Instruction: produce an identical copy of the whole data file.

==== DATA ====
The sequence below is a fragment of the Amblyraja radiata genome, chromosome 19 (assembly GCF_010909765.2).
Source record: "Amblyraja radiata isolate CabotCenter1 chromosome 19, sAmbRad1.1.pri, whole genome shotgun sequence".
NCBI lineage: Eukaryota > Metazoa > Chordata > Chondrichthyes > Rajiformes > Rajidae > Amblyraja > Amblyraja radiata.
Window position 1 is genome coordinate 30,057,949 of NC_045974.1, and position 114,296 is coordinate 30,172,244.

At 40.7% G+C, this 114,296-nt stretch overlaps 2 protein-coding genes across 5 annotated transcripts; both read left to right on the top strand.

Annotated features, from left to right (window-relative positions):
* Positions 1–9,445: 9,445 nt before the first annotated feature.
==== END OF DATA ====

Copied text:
The sequence below is a fragment of the Amblyraja radiata genome, chromosome 19 (assembly GCF_010909765.2).
Source record: "Amblyraja radiata isolate CabotCenter1 chromosome 19, sAmbRad1.1.pri, whole genome shotgun sequence".
NCBI lineage: Eukaryota > Metazoa > Chordata > Chondrichthyes > Rajiformes > Rajidae > Amblyraja > Amblyraja radiata.
Window position 1 is genome coordinate 30,057,949 of NC_045974.1, and position 114,296 is coordinate 30,172,244.

At 40.7% G+C, this 114,296-nt stretch overlaps 2 protein-coding genes across 5 annotated transcripts; both read left to right on the top strand.

Annotated features, from left to right (window-relative positions):
* Positions 1–9,445: 9,445 nt before the first annotated feature.